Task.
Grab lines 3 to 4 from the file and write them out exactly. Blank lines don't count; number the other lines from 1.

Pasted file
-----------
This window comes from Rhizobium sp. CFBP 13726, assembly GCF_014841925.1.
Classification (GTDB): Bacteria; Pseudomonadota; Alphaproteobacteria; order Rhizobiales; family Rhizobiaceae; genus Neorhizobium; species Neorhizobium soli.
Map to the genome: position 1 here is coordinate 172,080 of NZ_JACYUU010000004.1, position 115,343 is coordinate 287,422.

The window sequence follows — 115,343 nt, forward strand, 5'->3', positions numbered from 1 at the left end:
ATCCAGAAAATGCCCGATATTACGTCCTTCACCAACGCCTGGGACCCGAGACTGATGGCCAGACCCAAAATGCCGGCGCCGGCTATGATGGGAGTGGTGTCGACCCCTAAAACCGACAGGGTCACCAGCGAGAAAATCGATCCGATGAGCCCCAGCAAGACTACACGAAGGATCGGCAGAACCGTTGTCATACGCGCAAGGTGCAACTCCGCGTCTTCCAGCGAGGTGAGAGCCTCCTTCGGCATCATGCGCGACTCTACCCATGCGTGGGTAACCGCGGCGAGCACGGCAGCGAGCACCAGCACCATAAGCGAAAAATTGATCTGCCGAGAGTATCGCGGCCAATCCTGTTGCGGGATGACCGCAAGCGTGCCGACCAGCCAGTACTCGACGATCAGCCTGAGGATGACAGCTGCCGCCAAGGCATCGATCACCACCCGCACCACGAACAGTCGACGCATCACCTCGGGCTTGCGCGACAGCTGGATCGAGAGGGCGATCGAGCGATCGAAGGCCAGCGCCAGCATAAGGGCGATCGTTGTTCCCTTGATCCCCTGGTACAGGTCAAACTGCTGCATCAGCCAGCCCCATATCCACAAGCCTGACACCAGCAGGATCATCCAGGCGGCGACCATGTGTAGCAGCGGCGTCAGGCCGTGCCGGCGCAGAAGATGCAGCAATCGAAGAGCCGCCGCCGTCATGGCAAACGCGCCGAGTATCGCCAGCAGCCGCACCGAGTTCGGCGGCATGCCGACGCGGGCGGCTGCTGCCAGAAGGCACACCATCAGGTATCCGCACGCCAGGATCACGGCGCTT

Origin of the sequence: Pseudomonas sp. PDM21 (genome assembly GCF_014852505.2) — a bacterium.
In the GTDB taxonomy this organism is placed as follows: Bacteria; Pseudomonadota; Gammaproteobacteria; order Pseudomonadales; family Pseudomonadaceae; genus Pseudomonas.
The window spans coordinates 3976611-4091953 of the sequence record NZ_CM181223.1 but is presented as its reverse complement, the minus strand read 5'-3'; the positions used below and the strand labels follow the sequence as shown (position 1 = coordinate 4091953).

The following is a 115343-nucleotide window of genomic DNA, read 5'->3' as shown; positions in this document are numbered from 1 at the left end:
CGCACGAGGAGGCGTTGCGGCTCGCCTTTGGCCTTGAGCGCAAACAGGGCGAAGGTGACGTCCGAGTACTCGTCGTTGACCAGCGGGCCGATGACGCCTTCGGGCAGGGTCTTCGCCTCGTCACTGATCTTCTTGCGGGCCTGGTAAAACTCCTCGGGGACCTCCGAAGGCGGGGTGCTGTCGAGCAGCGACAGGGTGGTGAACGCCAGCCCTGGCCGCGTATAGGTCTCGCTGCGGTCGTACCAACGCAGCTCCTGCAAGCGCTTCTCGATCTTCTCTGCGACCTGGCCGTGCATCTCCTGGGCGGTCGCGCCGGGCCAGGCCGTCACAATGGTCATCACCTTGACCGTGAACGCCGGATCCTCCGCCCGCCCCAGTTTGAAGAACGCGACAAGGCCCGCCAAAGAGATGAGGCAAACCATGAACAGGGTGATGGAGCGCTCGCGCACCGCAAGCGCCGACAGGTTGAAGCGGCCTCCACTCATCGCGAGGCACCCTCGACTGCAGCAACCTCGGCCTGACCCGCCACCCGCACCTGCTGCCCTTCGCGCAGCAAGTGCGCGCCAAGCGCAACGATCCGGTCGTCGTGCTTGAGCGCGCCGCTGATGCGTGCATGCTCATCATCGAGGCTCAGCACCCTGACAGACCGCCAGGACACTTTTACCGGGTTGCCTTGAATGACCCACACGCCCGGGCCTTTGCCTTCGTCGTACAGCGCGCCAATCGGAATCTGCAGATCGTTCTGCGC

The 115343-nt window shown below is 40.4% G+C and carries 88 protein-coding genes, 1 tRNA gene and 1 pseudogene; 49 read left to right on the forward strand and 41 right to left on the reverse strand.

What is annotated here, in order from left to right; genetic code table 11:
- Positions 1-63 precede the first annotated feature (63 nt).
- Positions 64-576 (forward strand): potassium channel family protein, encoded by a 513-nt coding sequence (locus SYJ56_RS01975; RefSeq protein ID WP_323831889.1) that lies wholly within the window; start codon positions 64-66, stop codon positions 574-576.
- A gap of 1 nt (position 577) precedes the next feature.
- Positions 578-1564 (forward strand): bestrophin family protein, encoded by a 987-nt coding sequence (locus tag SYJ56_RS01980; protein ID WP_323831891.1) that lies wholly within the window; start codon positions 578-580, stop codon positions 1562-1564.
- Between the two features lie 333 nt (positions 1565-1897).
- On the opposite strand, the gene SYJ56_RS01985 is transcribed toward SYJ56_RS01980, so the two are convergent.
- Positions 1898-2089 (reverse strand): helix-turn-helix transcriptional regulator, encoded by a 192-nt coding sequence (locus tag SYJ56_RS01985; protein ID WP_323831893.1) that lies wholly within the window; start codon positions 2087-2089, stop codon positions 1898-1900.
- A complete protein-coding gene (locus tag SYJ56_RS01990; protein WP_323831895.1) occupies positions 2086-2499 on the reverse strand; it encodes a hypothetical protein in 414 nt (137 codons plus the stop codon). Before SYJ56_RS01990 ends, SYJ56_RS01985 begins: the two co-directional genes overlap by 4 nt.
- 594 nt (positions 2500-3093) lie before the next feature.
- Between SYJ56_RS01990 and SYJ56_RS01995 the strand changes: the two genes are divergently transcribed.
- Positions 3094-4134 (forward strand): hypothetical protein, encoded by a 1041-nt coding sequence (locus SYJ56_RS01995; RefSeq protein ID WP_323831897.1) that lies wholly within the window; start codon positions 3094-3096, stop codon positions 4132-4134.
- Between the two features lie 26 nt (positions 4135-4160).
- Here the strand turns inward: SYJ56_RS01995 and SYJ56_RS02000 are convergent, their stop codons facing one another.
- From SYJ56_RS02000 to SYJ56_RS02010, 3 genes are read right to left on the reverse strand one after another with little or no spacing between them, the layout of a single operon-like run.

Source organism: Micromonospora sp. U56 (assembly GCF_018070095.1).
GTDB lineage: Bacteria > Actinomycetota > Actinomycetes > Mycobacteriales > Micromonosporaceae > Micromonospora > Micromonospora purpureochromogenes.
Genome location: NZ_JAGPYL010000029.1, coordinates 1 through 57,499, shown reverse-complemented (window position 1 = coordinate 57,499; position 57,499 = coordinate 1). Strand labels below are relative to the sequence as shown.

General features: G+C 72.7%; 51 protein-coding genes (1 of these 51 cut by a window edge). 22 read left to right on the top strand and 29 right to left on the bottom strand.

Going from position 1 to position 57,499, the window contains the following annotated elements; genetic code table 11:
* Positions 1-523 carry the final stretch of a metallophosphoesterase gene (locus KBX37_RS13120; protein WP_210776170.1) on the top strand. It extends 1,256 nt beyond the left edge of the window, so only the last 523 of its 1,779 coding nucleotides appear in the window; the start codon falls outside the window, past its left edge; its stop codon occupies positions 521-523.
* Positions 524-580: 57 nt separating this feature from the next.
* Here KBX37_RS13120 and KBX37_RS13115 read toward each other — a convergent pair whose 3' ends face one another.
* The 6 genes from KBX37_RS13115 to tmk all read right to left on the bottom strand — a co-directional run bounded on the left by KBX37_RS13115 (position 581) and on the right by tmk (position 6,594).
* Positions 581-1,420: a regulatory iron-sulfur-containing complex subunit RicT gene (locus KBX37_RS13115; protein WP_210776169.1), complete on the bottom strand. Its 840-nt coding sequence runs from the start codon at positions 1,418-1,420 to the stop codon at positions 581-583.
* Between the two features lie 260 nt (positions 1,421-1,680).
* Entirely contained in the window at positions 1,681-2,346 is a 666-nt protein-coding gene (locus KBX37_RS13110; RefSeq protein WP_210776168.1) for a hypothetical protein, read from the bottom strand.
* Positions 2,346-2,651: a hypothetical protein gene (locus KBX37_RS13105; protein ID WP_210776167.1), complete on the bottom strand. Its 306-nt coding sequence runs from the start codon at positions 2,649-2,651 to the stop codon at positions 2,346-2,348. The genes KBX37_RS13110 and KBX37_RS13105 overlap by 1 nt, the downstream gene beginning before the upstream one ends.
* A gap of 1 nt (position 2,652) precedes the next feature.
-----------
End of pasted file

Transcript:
Map to the genome: position 1 here is coordinate 172,080 of NZ_JACYUU010000004.1, position 115,343 is coordinate 287,422.

The window sequence follows — 115,343 nt, forward strand, 5'->3', positions numbered from 1 at the left end: